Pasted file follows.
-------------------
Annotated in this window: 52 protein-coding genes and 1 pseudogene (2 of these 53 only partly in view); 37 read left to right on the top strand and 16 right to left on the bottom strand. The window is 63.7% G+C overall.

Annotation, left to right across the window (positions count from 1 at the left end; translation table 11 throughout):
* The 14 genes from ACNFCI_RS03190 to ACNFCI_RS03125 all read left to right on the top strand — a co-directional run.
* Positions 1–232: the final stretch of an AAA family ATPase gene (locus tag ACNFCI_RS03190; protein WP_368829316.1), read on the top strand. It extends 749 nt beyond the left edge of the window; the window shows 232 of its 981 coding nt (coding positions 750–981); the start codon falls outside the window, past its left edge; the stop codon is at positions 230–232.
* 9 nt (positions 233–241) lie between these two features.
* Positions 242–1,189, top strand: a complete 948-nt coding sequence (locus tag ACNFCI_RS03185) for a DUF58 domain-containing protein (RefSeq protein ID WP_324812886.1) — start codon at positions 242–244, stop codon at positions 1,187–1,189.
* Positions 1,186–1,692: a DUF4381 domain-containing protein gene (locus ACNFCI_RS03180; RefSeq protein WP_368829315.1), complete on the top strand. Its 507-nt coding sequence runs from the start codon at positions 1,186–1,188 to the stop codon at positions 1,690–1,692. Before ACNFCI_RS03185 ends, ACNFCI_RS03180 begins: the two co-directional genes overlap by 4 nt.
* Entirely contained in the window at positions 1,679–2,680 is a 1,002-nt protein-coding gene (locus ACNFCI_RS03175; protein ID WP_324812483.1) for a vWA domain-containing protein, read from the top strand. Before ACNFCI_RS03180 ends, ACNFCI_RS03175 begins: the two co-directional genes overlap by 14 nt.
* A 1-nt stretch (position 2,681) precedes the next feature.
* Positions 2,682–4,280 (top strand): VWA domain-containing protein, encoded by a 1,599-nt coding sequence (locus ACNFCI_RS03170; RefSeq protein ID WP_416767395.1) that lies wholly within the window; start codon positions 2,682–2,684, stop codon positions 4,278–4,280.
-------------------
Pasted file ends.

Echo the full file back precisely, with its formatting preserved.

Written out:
Annotated in this window: 52 protein-coding genes and 1 pseudogene (2 of these 53 only partly in view); 37 read left to right on the top strand and 16 right to left on the bottom strand. The window is 63.7% G+C overall.

Annotation, left to right across the window (positions count from 1 at the left end; translation table 11 throughout):
* The 14 genes from ACNFCI_RS03190 to ACNFCI_RS03125 all read left to right on the top strand — a co-directional run.
* Positions 1–232: the final stretch of an AAA family ATPase gene (locus tag ACNFCI_RS03190; protein WP_368829316.1), read on the top strand. It extends 749 nt beyond the left edge of the window; the window shows 232 of its 981 coding nt (coding positions 750–981); the start codon falls outside the window, past its left edge; the stop codon is at positions 230–232.
* 9 nt (positions 233–241) lie between these two features.
* Positions 242–1,189, top strand: a complete 948-nt coding sequence (locus tag ACNFCI_RS03185) for a DUF58 domain-containing protein (RefSeq protein ID WP_324812886.1) — start codon at positions 242–244, stop codon at positions 1,187–1,189.
* Positions 1,186–1,692: a DUF4381 domain-containing protein gene (locus ACNFCI_RS03180; RefSeq protein WP_368829315.1), complete on the top strand. Its 507-nt coding sequence runs from the start codon at positions 1,186–1,188 to the stop codon at positions 1,690–1,692. Before ACNFCI_RS03185 ends, ACNFCI_RS03180 begins: the two co-directional genes overlap by 4 nt.
* Entirely contained in the window at positions 1,679–2,680 is a 1,002-nt protein-coding gene (locus ACNFCI_RS03175; protein ID WP_324812483.1) for a vWA domain-containing protein, read from the top strand. Before ACNFCI_RS03180 ends, ACNFCI_RS03175 begins: the two co-directional genes overlap by 14 nt.
* A 1-nt stretch (position 2,681) precedes the next feature.
* Positions 2,682–4,280 (top strand): VWA domain-containing protein, encoded by a 1,599-nt coding sequence (locus ACNFCI_RS03170; RefSeq protein ID WP_416767395.1) that lies wholly within the window; start codon positions 2,682–2,684, stop codon positions 4,278–4,280.